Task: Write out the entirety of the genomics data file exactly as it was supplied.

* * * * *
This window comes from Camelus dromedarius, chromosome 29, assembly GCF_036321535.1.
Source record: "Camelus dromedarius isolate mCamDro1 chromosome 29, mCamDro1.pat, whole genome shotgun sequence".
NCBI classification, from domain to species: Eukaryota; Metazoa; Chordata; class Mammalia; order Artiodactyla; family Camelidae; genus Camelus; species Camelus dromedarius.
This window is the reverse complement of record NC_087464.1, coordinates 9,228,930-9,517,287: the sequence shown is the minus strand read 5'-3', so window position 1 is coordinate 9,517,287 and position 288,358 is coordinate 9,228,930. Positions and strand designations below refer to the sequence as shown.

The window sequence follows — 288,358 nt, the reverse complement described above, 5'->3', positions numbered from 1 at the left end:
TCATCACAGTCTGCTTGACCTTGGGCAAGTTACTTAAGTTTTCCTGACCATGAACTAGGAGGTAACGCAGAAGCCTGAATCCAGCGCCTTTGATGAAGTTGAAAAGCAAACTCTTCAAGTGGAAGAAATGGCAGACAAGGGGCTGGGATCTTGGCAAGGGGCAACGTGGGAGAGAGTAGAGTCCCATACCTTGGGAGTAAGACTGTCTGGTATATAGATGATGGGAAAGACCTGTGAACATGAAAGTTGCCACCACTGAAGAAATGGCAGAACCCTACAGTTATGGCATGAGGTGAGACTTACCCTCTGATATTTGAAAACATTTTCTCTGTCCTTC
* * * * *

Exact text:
This window comes from Camelus dromedarius, chromosome 29, assembly GCF_036321535.1.
Source record: "Camelus dromedarius isolate mCamDro1 chromosome 29, mCamDro1.pat, whole genome shotgun sequence".
NCBI classification, from domain to species: Eukaryota; Metazoa; Chordata; class Mammalia; order Artiodactyla; family Camelidae; genus Camelus; species Camelus dromedarius.
This window is the reverse complement of record NC_087464.1, coordinates 9,228,930-9,517,287: the sequence shown is the minus strand read 5'-3', so window position 1 is coordinate 9,517,287 and position 288,358 is coordinate 9,228,930. Positions and strand designations below refer to the sequence as shown.

The window sequence follows — 288,358 nt, the reverse complement described above, 5'->3', positions numbered from 1 at the left end:
TCATCACAGTCTGCTTGACCTTGGGCAAGTTACTTAAGTTTTCCTGACCATGAACTAGGAGGTAACGCAGAAGCCTGAATCCAGCGCCTTTGATGAAGTTGAAAAGCAAACTCTTCAAGTGGAAGAAATGGCAGACAAGGGGCTGGGATCTTGGCAAGGGGCAACGTGGGAGAGAGTAGAGTCCCATACCTTGGGAGTAAGACTGTCTGGTATATAGATGATGGGAAAGACCTGTGAACATGAAAGTTGCCACCACTGAAGAAATGGCAGAACCCTACAGTTATGGCATGAGGTGAGACTTACCCTCTGATATTTGAAAACATTTTCTCTGTCCTTC